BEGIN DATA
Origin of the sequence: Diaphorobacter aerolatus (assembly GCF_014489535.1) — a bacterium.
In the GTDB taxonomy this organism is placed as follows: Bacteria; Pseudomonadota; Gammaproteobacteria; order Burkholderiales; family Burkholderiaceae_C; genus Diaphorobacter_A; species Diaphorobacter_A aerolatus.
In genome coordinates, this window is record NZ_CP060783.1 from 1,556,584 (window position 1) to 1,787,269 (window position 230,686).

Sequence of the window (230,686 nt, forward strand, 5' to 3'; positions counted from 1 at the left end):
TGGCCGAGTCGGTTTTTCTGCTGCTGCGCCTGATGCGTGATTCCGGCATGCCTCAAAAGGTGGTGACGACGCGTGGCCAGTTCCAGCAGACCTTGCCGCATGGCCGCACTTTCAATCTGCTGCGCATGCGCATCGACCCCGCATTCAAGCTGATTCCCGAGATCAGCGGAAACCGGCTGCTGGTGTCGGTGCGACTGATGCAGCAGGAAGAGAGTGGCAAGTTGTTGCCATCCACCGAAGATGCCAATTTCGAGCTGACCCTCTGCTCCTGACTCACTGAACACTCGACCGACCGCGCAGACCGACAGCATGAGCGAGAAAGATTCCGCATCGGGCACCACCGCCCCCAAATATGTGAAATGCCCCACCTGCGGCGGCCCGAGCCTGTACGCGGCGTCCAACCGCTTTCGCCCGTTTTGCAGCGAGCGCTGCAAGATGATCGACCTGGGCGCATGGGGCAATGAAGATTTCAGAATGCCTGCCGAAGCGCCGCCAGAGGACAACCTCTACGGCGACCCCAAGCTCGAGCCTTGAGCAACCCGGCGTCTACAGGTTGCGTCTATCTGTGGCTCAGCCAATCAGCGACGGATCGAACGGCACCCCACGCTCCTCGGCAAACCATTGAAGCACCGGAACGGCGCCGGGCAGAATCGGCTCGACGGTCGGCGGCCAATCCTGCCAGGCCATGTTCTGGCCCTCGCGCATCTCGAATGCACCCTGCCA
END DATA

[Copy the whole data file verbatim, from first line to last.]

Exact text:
Origin of the sequence: Diaphorobacter aerolatus (assembly GCF_014489535.1) — a bacterium.
In the GTDB taxonomy this organism is placed as follows: Bacteria; Pseudomonadota; Gammaproteobacteria; order Burkholderiales; family Burkholderiaceae_C; genus Diaphorobacter_A; species Diaphorobacter_A aerolatus.
In genome coordinates, this window is record NZ_CP060783.1 from 1,556,584 (window position 1) to 1,787,269 (window position 230,686).

Sequence of the window (230,686 nt, forward strand, 5' to 3'; positions counted from 1 at the left end):
TGGCCGAGTCGGTTTTTCTGCTGCTGCGCCTGATGCGTGATTCCGGCATGCCTCAAAAGGTGGTGACGACGCGTGGCCAGTTCCAGCAGACCTTGCCGCATGGCCGCACTTTCAATCTGCTGCGCATGCGCATCGACCCCGCATTCAAGCTGATTCCCGAGATCAGCGGAAACCGGCTGCTGGTGTCGGTGCGACTGATGCAGCAGGAAGAGAGTGGCAAGTTGTTGCCATCCACCGAAGATGCCAATTTCGAGCTGACCCTCTGCTCCTGACTCACTGAACACTCGACCGACCGCGCAGACCGACAGCATGAGCGAGAAAGATTCCGCATCGGGCACCACCGCCCCCAAATATGTGAAATGCCCCACCTGCGGCGGCCCGAGCCTGTACGCGGCGTCCAACCGCTTTCGCCCGTTTTGCAGCGAGCGCTGCAAGATGATCGACCTGGGCGCATGGGGCAATGAAGATTTCAGAATGCCTGCCGAAGCGCCGCCAGAGGACAACCTCTACGGCGACCCCAAGCTCGAGCCTTGAGCAACCCGGCGTCTACAGGTTGCGTCTATCTGTGGCTCAGCCAATCAGCGACGGATCGAACGGCACCCCACGCTCCTCGGCAAACCATTGAAGCACCGGAACGGCGCCGGGCAGAATCGGCTCGACGGTCGGCGGCCAATCCTGCCAGGCCATGTTCTGGCCCTCGCGCATCTCGAATGCACCCTGCCA